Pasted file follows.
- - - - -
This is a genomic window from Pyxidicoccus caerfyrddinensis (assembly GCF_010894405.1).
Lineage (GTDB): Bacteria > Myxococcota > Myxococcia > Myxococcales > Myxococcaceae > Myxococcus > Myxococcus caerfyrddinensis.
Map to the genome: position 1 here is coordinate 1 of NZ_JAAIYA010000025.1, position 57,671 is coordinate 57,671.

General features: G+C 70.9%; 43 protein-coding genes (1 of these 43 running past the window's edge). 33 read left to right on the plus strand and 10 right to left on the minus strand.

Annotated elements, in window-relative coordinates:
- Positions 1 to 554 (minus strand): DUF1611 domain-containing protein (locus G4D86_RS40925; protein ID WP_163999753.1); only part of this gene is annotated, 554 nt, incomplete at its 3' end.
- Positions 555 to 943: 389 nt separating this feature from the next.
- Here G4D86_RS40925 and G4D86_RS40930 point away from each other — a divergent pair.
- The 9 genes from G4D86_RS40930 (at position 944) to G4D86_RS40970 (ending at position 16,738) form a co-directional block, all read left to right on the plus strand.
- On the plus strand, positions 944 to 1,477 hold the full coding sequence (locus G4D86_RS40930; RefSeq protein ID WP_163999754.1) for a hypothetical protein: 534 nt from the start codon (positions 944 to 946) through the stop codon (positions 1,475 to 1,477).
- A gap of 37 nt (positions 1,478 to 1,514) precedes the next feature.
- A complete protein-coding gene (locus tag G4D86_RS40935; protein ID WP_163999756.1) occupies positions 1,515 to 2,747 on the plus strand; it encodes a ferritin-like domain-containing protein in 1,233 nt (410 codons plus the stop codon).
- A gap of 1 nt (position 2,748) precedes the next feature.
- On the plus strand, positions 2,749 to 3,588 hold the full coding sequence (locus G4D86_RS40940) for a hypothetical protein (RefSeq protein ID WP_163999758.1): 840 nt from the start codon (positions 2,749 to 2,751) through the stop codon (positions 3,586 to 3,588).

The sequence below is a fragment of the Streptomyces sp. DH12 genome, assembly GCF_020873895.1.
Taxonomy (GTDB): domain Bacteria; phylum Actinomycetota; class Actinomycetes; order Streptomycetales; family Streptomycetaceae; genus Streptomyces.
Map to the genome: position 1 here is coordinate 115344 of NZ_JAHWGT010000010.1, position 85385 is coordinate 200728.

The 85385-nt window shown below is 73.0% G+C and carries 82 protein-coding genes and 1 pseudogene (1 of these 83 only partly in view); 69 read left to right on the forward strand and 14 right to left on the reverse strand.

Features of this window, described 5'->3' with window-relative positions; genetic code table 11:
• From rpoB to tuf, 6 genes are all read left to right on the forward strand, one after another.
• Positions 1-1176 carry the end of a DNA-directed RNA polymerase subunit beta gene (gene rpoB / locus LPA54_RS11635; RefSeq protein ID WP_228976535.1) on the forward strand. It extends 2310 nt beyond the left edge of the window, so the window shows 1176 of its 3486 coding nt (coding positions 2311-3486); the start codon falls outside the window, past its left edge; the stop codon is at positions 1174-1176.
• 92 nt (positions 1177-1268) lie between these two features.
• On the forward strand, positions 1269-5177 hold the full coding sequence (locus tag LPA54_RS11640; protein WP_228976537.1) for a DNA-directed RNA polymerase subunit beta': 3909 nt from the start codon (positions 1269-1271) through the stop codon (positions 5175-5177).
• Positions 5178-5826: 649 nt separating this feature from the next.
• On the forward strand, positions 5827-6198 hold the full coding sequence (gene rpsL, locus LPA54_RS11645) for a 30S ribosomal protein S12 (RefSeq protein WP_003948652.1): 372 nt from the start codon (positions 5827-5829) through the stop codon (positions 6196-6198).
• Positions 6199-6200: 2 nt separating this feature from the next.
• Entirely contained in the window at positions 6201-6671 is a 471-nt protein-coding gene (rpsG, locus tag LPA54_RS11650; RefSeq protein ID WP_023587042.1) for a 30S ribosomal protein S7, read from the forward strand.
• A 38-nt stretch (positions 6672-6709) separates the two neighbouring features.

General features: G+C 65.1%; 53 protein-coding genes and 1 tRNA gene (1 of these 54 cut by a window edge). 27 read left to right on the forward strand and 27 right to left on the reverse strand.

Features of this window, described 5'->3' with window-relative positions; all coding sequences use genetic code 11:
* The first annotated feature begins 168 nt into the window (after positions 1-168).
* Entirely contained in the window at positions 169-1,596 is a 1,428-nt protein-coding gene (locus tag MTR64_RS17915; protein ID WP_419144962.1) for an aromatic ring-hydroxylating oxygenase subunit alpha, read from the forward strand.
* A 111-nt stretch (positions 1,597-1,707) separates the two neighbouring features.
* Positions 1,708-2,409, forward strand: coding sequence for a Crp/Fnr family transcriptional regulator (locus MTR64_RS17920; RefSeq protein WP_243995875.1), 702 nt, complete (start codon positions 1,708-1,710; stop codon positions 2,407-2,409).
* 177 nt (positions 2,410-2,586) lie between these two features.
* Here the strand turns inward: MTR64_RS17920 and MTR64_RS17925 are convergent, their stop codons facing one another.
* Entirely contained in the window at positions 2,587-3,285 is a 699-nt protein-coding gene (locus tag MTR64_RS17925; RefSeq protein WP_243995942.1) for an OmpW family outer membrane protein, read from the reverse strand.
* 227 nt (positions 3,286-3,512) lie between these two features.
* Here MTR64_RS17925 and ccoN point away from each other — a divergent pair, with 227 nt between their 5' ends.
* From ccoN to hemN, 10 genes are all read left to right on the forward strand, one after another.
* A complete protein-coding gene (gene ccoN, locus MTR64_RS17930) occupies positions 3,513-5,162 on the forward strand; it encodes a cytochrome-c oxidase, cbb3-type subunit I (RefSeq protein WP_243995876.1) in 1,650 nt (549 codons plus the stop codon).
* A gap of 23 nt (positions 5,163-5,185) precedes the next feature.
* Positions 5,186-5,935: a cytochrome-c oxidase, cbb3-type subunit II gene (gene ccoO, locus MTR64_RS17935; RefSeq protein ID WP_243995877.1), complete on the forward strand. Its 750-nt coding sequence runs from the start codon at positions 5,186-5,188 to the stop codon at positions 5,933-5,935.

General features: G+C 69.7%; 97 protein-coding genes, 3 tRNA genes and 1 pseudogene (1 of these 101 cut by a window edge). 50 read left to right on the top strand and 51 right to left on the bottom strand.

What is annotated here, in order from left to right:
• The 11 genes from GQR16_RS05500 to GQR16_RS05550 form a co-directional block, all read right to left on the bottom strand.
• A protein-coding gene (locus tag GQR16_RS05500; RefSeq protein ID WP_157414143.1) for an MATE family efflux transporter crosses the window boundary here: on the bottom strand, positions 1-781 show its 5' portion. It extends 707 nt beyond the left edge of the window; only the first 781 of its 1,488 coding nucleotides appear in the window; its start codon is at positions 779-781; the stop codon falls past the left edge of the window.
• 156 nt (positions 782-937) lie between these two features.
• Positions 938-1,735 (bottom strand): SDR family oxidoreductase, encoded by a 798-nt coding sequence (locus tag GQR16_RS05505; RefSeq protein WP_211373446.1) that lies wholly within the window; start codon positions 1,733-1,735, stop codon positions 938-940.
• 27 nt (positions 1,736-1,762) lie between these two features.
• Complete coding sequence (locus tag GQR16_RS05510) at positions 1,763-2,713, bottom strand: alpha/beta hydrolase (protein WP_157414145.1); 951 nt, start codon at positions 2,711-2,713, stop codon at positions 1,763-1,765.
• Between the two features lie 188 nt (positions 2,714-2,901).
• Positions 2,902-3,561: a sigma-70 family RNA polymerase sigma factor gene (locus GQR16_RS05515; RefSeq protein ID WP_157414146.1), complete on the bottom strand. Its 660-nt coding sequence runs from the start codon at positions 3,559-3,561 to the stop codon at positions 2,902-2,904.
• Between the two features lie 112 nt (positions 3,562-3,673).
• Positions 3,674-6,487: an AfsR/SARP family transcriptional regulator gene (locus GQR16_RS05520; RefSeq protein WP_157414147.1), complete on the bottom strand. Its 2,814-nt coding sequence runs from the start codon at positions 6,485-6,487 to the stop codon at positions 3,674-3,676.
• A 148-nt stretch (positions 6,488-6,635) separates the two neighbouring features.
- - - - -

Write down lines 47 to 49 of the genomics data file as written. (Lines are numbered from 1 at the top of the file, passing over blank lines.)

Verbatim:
• A protein-coding gene (locus tag GQR16_RS05500; RefSeq protein ID WP_157414143.1) for an MATE family efflux transporter crosses the window boundary here: on the bottom strand, positions 1-781 show its 5' portion. It extends 707 nt beyond the left edge of the window; only the first 781 of its 1,488 coding nucleotides appear in the window; its start codon is at positions 779-781; the stop codon falls past the left edge of the window.
• 156 nt (positions 782-937) lie between these two features.
• Positions 938-1,735 (bottom strand): SDR family oxidoreductase, encoded by a 798-nt coding sequence (locus tag GQR16_RS05505; RefSeq protein WP_211373446.1) that lies wholly within the window; start codon positions 1,733-1,735, stop codon positions 938-940.